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Understanding the impact caused by block timestamp manipulation, and how they can be exploited.
The objective of this blog post is to provide a comprehensive understanding of the block timestamp, and how they can be used to perform an attack on a DeFi project. We will define the term and elaborate on its workings, examining its potential consequences for the blockchain ecosystem. This is an addition to the series from our earlier blog, where we shared the details of Solidity Integer Overflow and Underflow, and Front Running Attack.
At times, smart contract developers tend to use time-specific actions to execute some logic in the contract. As a result, they rely on the timestamp generated by the node running the smart contract. These specific actions can also be the execution of critical smart contract logic, such as a source of entropy to generate a random number that serves an actionable execution.
The timestamp dependence vulnerability occurs when the smart contract does an operation based on the value of the block timestamp. The timestamp value is generated by the node executing the smart contract, making it easily manipulated and vulnerable to attacks. One of the most challenging issues with blockchain technology is synchronizing the precise time between nodes due to the distributed nature of the network. However, comprehending the present time is probably inevitable during the development of smart contracts, especially as most smart contract development languages are Turing complete.
A smart contract can be exploited if it compares the node's timestamp value to a time value that will occur in less than 900 seconds. The timestamp value is referenced by the nodes that run the smart contract, which means that it can also be manipulated to be equal to a certain value.
A miner has the opportunity to set the timestamp as a value that would increase their chances of profiting from a logic, such as the function of the contract in which the timestamp is used as a source to generate randomness. This can be done within 15 seconds of block validation.
For instance, a lottery application might select a random bidder from a group of bidders using the block timestamp. A miner may enter the lottery and then modify the timestamp value to increase their chances of winning.
Consider the below smart contract TimeStamp.sol,
A user can win all of the Ether in the contract if they submit a transaction at a specific timing.
In line 2 of the contract, we have declared an integer variable prevBlockTime, which is used to keep track of the block timestamp required in the contract.
In line 4 of the contract, we have declared a payable constructor.
A constructor is a function that is used to initialize objects. This function is immediately called when a contract is created, or called when an object of the contract’s class is created.
Functions or addresses declared as payable can receive ether in the contract. Thus, this contract is able to receive ether when it is deployed.
Line 6 - 14:
In line 6 of the contract, we have declared an external payable function named guess.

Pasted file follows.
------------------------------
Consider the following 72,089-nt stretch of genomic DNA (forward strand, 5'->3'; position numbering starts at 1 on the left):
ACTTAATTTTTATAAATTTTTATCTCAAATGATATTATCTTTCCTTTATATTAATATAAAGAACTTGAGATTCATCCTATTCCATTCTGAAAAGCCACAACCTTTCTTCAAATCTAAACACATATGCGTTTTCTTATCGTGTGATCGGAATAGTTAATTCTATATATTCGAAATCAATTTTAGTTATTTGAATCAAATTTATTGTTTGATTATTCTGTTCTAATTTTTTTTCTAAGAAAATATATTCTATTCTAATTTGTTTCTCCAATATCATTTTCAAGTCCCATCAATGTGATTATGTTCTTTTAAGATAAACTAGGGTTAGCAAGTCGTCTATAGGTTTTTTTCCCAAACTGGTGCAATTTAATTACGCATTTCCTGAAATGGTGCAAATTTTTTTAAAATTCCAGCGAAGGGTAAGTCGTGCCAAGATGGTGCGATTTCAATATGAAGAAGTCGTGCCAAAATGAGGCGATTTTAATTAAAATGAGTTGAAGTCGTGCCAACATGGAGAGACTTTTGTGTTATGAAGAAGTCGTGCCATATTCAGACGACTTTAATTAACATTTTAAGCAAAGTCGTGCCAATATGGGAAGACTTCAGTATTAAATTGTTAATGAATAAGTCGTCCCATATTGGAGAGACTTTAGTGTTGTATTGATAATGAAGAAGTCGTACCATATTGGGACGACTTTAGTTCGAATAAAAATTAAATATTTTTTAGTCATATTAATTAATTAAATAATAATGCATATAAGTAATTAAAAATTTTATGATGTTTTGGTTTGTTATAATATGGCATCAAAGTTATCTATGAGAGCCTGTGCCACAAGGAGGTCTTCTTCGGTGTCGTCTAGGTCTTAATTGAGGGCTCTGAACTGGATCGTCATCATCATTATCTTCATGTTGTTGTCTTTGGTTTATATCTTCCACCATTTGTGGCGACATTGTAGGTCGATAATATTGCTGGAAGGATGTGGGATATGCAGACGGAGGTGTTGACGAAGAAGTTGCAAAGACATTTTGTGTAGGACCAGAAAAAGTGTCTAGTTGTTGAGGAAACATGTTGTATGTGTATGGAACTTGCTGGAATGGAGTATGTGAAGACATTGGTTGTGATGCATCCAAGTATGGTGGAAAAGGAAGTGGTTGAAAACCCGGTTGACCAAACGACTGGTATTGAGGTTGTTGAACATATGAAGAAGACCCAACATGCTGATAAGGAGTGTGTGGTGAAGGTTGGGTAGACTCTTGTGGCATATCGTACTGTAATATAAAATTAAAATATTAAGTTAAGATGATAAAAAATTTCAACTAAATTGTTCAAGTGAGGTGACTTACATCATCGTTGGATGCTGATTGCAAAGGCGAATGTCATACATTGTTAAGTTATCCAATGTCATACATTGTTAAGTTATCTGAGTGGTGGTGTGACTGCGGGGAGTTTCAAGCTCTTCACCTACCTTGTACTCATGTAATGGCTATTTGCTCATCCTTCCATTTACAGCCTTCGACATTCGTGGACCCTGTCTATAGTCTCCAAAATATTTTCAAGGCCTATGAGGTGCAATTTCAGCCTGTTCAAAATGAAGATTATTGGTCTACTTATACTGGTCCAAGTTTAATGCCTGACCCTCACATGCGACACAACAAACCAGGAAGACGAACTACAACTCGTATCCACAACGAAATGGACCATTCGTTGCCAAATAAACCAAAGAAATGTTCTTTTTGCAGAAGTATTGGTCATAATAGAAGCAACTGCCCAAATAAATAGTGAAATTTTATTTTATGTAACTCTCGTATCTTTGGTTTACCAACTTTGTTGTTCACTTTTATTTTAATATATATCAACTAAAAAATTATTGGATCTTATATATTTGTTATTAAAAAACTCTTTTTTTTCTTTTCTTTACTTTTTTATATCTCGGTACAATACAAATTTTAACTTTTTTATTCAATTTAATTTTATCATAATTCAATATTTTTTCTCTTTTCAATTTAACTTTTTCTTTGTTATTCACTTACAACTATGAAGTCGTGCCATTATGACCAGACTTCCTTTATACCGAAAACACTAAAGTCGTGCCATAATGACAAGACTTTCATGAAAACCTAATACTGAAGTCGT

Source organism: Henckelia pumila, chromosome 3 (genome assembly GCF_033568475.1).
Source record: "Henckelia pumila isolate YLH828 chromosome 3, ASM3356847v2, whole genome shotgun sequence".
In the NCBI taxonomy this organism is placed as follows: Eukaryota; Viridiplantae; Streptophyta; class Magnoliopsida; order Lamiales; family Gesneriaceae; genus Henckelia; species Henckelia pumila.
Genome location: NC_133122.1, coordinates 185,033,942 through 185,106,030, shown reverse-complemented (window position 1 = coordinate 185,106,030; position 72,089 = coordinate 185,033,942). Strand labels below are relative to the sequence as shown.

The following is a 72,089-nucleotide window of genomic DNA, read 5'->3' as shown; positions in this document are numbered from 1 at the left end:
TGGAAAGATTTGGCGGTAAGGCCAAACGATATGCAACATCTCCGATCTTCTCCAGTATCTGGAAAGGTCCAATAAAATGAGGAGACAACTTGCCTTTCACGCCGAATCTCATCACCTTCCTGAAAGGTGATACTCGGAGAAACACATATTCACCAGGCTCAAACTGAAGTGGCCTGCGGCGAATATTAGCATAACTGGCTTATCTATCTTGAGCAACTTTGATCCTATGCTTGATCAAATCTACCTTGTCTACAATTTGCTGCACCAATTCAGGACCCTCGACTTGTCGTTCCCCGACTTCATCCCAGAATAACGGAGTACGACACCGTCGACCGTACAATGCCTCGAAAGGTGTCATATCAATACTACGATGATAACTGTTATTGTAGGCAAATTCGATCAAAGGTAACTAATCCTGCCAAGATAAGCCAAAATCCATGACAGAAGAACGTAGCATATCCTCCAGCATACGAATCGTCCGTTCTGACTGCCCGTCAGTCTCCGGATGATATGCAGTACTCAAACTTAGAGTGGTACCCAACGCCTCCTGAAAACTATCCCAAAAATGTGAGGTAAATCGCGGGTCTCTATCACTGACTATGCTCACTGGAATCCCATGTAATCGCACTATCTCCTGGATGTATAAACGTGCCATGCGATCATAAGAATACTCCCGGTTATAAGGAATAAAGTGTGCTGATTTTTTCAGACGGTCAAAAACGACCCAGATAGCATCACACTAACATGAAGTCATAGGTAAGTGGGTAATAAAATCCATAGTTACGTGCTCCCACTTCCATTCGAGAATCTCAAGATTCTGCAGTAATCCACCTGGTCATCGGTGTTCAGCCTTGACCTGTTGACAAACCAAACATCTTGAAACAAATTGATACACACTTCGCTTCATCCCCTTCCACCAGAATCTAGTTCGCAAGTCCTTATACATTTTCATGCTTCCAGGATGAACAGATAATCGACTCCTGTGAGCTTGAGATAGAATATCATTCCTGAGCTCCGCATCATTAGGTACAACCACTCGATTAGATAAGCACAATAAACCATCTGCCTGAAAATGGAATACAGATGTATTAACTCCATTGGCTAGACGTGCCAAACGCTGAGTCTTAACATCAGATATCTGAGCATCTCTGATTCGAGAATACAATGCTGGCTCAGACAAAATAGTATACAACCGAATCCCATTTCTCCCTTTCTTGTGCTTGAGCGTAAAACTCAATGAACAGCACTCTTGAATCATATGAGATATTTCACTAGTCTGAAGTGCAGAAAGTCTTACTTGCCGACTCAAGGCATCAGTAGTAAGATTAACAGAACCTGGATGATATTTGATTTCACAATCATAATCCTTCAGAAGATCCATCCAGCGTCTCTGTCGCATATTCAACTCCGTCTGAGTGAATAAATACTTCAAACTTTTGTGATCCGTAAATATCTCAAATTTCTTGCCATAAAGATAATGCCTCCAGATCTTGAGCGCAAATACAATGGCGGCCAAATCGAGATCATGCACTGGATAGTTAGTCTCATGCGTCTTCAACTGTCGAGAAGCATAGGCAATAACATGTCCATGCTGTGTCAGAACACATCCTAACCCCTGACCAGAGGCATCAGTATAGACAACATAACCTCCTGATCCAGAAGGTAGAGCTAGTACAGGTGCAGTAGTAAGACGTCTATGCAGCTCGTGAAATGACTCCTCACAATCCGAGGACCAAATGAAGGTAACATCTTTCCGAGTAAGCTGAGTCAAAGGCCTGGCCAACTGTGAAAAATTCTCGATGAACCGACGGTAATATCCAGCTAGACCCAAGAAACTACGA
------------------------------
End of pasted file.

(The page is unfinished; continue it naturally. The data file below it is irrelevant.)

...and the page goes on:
Inside this function on line 7, we have a require statement that states that the caller of the contract needs to send 2 Ether. The following require statement on line 8 states that there can't be more than 1 transaction originating from this contract at a given time.
On line 10 of this contract, the block timestamp is set to prevBlockTime, whenever a user executes the contract.
On line 12, the if statement is executed only when the value of the block timestamp is exactly divisible by 7. When that happens, the balance of the contract is sent to the address that executes this contract.
This contract is deployed with a certain ether balance. A malicious actor Eve, operates a very powerful miner which can alter the block timestamp value.
Eve locates the hash of the desired block, by setting the block.timestamp value to a number in the future, which is exactly divisible by 7, and finds that target block hash.
This means that Eve's block is successfully added into the chain, and they take away the balance set in the contract.
The simplest way to prevent this vulnerability is to avoid using the block.timestamp value on the contract altogether. The block.timestamp value is mostly used as a source of entropy, such as in the generation of a random number, which can also be achieved using other alternative approaches.
It is simple to mitigate the timestamp dependence vulnerability by adhering to the 15 second rule. According to the Ethereum Yellow paper, there is no limit to how far the blocks are in time, but each timestamp should be greater than the timestamp of its parent. Consequently, it explains that if the state of the time-dependent event can vary by 15 seconds and maintain integrity, it is safe to use the block.timestamp parameter in the contract.
For example, consider a staking contract, where a user stakes his share of digital assets for a period of six months. In this situation, using the block.timestamp value to measure the timed action is not an instance of a vulnerability.
Another approach is to use a reliable oracle such as the data providers like ChainLink for the purpose of random number generation. ChainLink Oracle provides the Verifiable Random Function that enables a contract to generate a number without causing a security threat.
Contracts frequently require access to time values in order to perform certain types of functions. Values such as block.timestamp and block.number can provide an indication of the current time or a time delta, but they are not suitable for most purposes.
Reference Sources Geeks for Geeks, Immune Bytes